Figure 6. Mitochondria-generated iron-sulfur clusters (ISC) influence the aging process. Following their synthesis and assembly in mitochondria, ISC are exported to the cytosol where they bind to the monothiol glutaredoxins Grx3 and Grx4. This promotes the formation of Grx3/Grx4 dimers, stimulates nuclear import of Grx3/Grx4, suppresses transcription of genes involved in iron uptake and intracellular distribution, weakens the iron-dependent oxidative damage to proteins, and ultimately delays cellular aging. Some other ISC-containing proteins are also imported from the cytosol into the nucleus, where they support the maintenance of nuclear genome integrity. Activation arrows and inhibition bars denote pro-aging (displayed in blue color) or anti-aging processes (displayed in red color). Pro-aging or anti-aging proteins are displayed in blue or red color, respectively. See the text for additional details. Abbreviations: Aft1, activator of ferrous transport 1; Aft2, activator of ferrous transport 2; IMM, inner mitochondrial membrane; OMM, outer mitochondrial membrane.
After acquiring ISC cofactors in the cytosol, some other ISC-containing proteins (perhaps, the nucleotide-excision repair helicase Rad3, the lagging-strand DNA synthesis primase Pri2 and/or the base-excision repair glycosylase Ntg2) are also imported into the nucleus (Veatch et al., 2009; Gottschling, 2012). These nuclear ISC-containing proteins define the rate of yeast replicative aging because they support the maintenance of nuclear genome integrity; this longevity assurance process relies on the involvement of the nuclear ISC proteins in the replication and repair of DNA and in the protection of telomeres (Figure 6; Veatch et al., 2009; Gottschling, 2012).
Mitochondria Contribute to Aging-Associated Pathologies by Modulating Cytosolic Ca2+ Concentration
Mitochondria operate as signaling organelles in aging and aging-associated diseases also because they influence Ca2+ concentration in the cytosol. Although Ca2+ ions are known as potent and versatile second messengers in signaling pathways that orchestrate many cellular processes (Berridge et al., 2000; Clapham, 2007; Krebs, 2017), they are not metabolites and, therefore, not mitobolites. However, a body of evidence discussed in this section indicates that mitochondria are essential contributors to the maintenance of cellular Ca2+ homeostasis and that such contribution of mitochondria is linked to many aging-associated pathologies.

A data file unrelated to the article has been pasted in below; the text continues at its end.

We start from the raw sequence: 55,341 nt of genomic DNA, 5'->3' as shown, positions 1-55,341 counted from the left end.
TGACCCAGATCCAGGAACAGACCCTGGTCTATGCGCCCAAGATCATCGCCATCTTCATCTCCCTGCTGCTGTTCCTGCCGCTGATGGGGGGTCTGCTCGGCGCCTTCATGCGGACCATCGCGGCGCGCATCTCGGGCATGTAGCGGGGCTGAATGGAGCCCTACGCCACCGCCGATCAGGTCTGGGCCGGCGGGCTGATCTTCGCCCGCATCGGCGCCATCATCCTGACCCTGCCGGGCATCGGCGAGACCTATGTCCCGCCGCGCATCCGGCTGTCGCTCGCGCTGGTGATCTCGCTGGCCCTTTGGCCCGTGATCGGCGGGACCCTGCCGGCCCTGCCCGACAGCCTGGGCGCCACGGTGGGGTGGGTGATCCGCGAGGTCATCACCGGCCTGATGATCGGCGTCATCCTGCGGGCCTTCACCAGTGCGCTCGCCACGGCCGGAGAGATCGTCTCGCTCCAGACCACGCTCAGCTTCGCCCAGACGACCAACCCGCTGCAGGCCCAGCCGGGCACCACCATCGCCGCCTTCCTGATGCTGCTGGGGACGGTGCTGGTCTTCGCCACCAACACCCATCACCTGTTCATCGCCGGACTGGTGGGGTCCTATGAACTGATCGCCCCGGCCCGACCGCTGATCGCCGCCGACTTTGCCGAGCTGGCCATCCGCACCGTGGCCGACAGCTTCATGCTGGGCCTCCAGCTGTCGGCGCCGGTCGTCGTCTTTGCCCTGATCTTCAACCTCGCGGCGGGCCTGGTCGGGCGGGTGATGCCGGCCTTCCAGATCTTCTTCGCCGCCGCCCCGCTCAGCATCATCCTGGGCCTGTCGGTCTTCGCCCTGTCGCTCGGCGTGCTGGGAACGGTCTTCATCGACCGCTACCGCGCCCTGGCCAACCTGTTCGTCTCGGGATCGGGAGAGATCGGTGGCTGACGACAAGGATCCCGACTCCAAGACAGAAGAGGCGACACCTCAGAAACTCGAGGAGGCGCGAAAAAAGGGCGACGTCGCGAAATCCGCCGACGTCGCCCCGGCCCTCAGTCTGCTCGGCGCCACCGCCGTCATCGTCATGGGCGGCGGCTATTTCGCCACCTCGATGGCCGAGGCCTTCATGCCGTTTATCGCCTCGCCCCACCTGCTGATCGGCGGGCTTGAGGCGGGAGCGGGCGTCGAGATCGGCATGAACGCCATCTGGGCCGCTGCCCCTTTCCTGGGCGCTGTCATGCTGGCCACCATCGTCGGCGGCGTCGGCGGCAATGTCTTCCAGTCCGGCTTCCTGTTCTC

An uptake of extracellular Ca2+ by plasma membrane channels is the major external source of intracellular Ca2+ (Bagur and Hajnóczky, 2017; Calì et al., 2017; Krebs, 2017), whereas the endoplasmic reticulum (ER) (sarcoplasmic reticulum in muscle cells) and lysosomes are the two largest stores and major internal sources of Ca2+ within eukaryotic cells (Raffaello et al., 2016; Krebs, 2017; Giorgi et al., 2018). Because of the existence of the ER-mitochondria contact sites and due to the presence of Ca2+-selective channels in the mitochondrial membranes, mitochondria can transiently amass large amounts of Ca2+ ions within their matrix (Raffaello et al., 2016; Danese et al., 2017; Krebs, 2017; Muallem et al., 2017; Csordás et al., 2018; Giorgi et al., 2018; Pallafacchina et al., 2018; Paupe and Prudent, 2018). Instead of retaining these large amounts of Ca2+ ions for a long time, mitochondria use Ca2+ antiporters to release them into the cytosol in a highly regulated manner (Danese et al., 2017; Krebs, 2017; Giorgi et al., 2018; Pallafacchina et al., 2018). The coordinated uptake and efflux of Ca2+ by mitochondria are not only critical for the preservation of mitochondrial Ca2+ homeostasis but also important for the regulation of Ca2+ signaling within the cell, thus influencing cell life and death (Danese et al., 2017; Krebs, 2017; Giorgi et al., 2018; Pallafacchina et al., 2018; Verma et al., 2018). In fact, the impaired coordination between Ca2+ uptake by mitochondria via the ER-mitochondria contact sites and Ca2+ release by mitochondria into the cytosol has been implicated in many aging-associated pathologies, including obesity and insulin resistance, liver steatosis, Alzheimer disease, Parkinson disease, amyotrophic lateral sclerosis, breast cancer, colon and prostate cancer, hepatocellular carcinoma, and adrenocortical carcinoma (Raffaello et al., 2016; Danese et al., 2017; Krebs, 2017; Giorgi et al., 2018; Pallafacchina et al., 2018; Verma et al., 2018).